The lab of tomorrow (lot) is expanding its scope: in the new format ‘lot extended’, we enable GIZ projects based in our partner countries to autonomously run lab of tomorrow innovation processes in order to tackle their development challenges with sustainable business solutions. This format allows an even deeper integration into the local market and focuses on involving players from developing and emerging countries. The Berlin–based lot team acts as an advisor providing guidance during the whole process.
We are happy to consult the first lot extended run by our GIZ colleagues of the Solar Energy Programme in Mexico. It is funded by the German Climate and Technology Initiative (DKTI).
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The lot extended innovation process tackles the challenge: How might we generate business models that enable distributed solar PV projects to access the Clean Energy Certificates (CEL) market?
The diverse actors and steps involved in connecting distributed solar PV projects to the clean energy certificate market in Mexico offer room for approaching the main challenge with differentiated priorities. To do so, five sub-challenges have been formulated based on the current barriers and opportunities in the Mexican solar energy market.
General lack of knowledge about Clean Energy Certificates
High expenses associated with the certification
Amount and value of the awarded Clean Energy Certificates
Requirements for being represented in the market of Clean Energy Certificates
Efficiency of operation and maintenance processes
The Energy Reform as well as the Energy Transition Law (LTE) initiated by the Mexican government created an important foundation to increase the share of renewable energies in the energy matrix with the objective to meet the established clean energy targets (at least 35% of the generated electricity has to be clean by 2024 and 50% by 2050).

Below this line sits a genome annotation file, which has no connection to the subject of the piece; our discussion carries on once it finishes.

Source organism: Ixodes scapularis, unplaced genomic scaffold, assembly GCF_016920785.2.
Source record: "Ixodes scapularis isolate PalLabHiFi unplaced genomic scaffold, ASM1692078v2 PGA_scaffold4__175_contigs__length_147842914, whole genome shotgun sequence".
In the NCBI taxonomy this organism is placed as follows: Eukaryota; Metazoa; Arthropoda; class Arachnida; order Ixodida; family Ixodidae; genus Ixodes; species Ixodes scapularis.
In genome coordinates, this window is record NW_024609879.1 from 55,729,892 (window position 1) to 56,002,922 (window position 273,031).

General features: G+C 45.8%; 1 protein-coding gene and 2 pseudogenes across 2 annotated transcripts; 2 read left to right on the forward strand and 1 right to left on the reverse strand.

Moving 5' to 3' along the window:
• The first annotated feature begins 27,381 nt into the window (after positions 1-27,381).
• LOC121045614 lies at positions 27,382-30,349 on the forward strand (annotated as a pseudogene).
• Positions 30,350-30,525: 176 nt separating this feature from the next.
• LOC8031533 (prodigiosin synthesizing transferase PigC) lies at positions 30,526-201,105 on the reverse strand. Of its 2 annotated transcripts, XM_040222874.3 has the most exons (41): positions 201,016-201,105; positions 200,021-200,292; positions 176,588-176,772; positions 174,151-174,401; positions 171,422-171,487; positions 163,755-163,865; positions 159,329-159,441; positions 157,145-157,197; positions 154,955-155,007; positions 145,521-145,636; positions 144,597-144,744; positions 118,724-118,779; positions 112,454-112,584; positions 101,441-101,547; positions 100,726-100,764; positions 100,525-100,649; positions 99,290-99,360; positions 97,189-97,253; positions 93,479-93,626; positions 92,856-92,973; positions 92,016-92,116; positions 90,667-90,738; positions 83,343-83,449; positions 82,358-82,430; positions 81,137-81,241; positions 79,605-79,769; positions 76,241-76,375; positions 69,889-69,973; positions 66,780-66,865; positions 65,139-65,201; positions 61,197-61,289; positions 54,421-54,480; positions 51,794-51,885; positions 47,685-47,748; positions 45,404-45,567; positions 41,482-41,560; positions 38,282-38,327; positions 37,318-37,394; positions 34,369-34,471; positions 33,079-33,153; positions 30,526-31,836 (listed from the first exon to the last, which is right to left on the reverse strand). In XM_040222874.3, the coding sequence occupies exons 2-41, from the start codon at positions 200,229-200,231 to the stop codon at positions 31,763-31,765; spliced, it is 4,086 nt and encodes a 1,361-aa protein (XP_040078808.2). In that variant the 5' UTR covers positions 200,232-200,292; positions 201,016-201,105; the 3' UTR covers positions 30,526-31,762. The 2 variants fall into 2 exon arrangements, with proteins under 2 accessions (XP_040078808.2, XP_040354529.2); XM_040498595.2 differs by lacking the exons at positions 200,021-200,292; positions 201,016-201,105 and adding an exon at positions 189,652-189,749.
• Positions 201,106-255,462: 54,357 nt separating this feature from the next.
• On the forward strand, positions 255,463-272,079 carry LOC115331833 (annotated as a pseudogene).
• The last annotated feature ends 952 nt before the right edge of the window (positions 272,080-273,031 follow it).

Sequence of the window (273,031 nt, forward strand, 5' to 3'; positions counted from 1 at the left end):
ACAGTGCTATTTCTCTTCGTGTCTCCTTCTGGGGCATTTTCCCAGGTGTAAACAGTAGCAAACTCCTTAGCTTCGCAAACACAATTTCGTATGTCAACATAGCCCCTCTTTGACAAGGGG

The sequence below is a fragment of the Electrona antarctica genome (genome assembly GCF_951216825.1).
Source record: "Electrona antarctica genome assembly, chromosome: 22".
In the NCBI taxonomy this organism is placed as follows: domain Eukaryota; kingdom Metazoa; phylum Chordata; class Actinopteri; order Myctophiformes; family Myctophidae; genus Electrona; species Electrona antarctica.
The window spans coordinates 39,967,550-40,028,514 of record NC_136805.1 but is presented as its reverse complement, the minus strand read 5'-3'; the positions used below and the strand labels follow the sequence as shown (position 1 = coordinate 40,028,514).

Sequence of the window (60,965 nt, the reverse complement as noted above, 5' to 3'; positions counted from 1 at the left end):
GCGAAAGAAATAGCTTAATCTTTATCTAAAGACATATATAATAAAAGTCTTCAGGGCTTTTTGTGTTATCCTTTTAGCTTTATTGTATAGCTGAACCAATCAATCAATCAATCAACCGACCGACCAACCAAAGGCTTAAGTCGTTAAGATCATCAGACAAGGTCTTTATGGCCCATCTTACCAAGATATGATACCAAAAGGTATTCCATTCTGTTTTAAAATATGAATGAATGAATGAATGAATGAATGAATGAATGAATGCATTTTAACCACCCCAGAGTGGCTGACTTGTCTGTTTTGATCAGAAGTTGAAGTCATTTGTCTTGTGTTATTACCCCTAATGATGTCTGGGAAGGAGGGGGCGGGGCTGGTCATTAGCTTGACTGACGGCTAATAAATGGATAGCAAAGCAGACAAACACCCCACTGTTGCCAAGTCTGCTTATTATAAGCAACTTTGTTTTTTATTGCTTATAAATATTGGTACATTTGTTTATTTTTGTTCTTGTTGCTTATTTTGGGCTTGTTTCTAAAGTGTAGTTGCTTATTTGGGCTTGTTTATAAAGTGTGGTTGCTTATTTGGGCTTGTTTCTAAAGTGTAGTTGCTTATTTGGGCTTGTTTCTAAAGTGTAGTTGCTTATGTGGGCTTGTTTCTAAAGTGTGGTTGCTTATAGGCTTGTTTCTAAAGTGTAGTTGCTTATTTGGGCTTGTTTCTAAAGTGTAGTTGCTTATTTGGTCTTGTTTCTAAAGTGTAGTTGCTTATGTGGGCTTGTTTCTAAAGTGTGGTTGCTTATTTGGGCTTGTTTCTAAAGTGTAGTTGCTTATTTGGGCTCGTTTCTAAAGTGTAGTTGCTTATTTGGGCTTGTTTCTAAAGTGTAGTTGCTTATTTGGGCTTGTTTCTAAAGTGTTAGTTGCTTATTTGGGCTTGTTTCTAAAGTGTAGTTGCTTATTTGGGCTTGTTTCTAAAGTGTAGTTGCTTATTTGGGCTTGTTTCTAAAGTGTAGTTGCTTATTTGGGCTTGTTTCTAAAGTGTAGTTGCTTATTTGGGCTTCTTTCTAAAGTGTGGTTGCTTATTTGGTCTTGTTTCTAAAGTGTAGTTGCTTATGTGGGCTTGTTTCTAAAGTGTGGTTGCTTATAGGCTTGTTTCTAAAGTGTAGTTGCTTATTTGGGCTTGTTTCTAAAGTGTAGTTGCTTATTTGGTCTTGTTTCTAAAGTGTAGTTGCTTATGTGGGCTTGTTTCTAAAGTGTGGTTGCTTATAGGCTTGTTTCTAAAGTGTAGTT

A major instrument in this reform is the creation of a clean energy certificate (CEL) market which aims to promote the development and deployment of clean energy generating technologies. This system grants a CEL for each MWh of electricity produced by a generator using clean energy technologies. Suppliers and large users have the obligation to purchase an increasing amount of these certificates to cover their sales/consumption.
By the end of 2017, the installed capacity of distributed photovoltaic solar energy reached 434 MW and, according to the most optimistic projections, it can reach 6 GW by 2024 (ASOLMEX 2018). The market has particularly grown in the non-subsidized tariff segment, but economic viability is much lower in the subsidized segment (mainly residential). This subsidized segment could benefit largely from additional income that could be generated from the sale of CELs.
The challenge to accelerate the energy transition through clean energy certificates is not a local phenomenon. In fact, it mirrors the Sustainable Development Goals No. 7 and No. 13 of ensuring access to affordable, reliable, sustainable and modern energy, and taking urgent action to combat climate change and its impacts by 2030 that were adopted by the UN General Assembly.
13% of the global population still lacks access to modern electricity.
From 1880 to 2012, average global temperature increased by 0.85°C.
Goal 7 aims to ensure universal access to affordable, reliable and modern energy services by 2030.
Goal 13 aims to strengthen resilience and adaptive capacity to climate-related hazards and natural disasters in all countries by 2030.
Ensuring access to affordable and sustainable energy while tackling climate change is the foundation to improving people’s lives and sustainable development.